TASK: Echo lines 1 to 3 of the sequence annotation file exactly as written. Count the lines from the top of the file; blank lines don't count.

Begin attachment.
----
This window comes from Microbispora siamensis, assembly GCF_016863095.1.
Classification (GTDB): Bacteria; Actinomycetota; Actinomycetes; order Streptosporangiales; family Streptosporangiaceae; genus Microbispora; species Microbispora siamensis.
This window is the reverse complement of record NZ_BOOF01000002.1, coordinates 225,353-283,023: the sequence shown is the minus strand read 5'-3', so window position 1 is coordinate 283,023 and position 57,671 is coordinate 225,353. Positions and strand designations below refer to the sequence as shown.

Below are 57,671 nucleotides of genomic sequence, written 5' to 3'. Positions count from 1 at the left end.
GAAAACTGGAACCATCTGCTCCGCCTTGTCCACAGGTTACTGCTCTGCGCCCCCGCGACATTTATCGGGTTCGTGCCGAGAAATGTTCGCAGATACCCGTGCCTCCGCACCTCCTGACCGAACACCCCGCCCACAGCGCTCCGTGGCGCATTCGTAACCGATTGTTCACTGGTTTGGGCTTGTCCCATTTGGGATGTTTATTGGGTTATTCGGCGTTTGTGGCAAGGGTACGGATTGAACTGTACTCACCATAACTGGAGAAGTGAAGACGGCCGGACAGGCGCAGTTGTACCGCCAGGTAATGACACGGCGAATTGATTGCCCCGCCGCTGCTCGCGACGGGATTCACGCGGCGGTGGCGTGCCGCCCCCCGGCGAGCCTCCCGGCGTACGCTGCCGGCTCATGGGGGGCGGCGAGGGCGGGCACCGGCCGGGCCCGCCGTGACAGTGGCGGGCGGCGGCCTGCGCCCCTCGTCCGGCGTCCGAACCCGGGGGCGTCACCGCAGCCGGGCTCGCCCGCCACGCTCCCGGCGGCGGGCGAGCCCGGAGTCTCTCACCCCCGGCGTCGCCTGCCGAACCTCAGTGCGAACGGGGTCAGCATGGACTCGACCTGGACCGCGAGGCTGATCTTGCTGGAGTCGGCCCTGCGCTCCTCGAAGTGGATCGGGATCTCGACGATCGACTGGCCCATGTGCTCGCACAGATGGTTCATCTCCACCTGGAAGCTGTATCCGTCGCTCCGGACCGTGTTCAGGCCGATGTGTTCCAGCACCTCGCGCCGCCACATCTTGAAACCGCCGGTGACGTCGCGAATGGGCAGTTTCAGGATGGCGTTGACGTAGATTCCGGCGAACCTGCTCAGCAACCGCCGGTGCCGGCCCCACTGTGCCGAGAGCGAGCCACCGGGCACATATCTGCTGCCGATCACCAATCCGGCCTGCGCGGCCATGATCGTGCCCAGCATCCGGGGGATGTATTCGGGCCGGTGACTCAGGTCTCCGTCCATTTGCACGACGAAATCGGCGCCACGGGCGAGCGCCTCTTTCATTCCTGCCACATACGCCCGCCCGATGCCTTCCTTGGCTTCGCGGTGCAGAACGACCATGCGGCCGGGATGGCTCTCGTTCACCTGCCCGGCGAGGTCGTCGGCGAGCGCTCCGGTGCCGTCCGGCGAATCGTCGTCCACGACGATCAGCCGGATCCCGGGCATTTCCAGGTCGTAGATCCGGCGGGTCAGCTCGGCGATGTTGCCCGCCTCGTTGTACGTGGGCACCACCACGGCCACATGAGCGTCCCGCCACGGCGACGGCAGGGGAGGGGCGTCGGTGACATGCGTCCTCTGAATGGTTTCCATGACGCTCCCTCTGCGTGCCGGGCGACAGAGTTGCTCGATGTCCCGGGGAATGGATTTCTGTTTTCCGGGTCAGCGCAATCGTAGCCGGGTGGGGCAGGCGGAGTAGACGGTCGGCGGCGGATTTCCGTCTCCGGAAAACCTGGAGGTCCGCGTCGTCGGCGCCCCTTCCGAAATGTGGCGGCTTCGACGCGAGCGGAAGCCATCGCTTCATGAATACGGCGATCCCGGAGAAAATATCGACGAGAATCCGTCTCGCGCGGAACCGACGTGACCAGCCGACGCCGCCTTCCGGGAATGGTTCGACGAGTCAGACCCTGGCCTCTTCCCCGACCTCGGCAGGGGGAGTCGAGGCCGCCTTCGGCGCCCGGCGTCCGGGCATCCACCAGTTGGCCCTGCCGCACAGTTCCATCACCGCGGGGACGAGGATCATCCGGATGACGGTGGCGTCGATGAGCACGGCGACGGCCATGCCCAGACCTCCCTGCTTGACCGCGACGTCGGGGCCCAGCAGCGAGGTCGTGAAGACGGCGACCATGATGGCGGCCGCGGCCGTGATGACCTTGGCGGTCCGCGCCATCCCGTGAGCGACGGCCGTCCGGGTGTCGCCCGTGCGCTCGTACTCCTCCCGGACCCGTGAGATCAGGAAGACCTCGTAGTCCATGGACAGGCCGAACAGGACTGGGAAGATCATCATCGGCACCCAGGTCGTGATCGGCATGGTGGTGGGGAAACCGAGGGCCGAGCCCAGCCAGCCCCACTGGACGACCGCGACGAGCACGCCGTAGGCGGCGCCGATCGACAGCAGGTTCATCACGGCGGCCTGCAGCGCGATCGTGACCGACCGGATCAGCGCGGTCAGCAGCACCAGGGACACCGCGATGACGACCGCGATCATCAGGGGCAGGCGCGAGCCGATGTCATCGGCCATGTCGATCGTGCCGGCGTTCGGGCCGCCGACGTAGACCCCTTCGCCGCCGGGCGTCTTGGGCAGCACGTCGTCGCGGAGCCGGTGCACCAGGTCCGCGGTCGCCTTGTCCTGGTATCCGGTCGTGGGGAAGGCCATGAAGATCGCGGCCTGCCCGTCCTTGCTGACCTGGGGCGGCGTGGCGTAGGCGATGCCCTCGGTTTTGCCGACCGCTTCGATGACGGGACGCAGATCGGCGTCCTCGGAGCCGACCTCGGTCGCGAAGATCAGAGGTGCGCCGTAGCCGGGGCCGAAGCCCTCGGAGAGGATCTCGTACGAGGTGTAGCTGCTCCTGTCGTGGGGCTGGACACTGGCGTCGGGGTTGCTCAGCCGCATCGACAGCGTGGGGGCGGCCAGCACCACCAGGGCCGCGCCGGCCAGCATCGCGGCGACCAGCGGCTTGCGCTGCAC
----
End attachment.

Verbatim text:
This window comes from Microbispora siamensis, assembly GCF_016863095.1.
Classification (GTDB): Bacteria; Actinomycetota; Actinomycetes; order Streptosporangiales; family Streptosporangiaceae; genus Microbispora; species Microbispora siamensis.
This window is the reverse complement of record NZ_BOOF01000002.1, coordinates 225,353-283,023: the sequence shown is the minus strand read 5'-3', so window position 1 is coordinate 283,023 and position 57,671 is coordinate 225,353. Positions and strand designations below refer to the sequence as shown.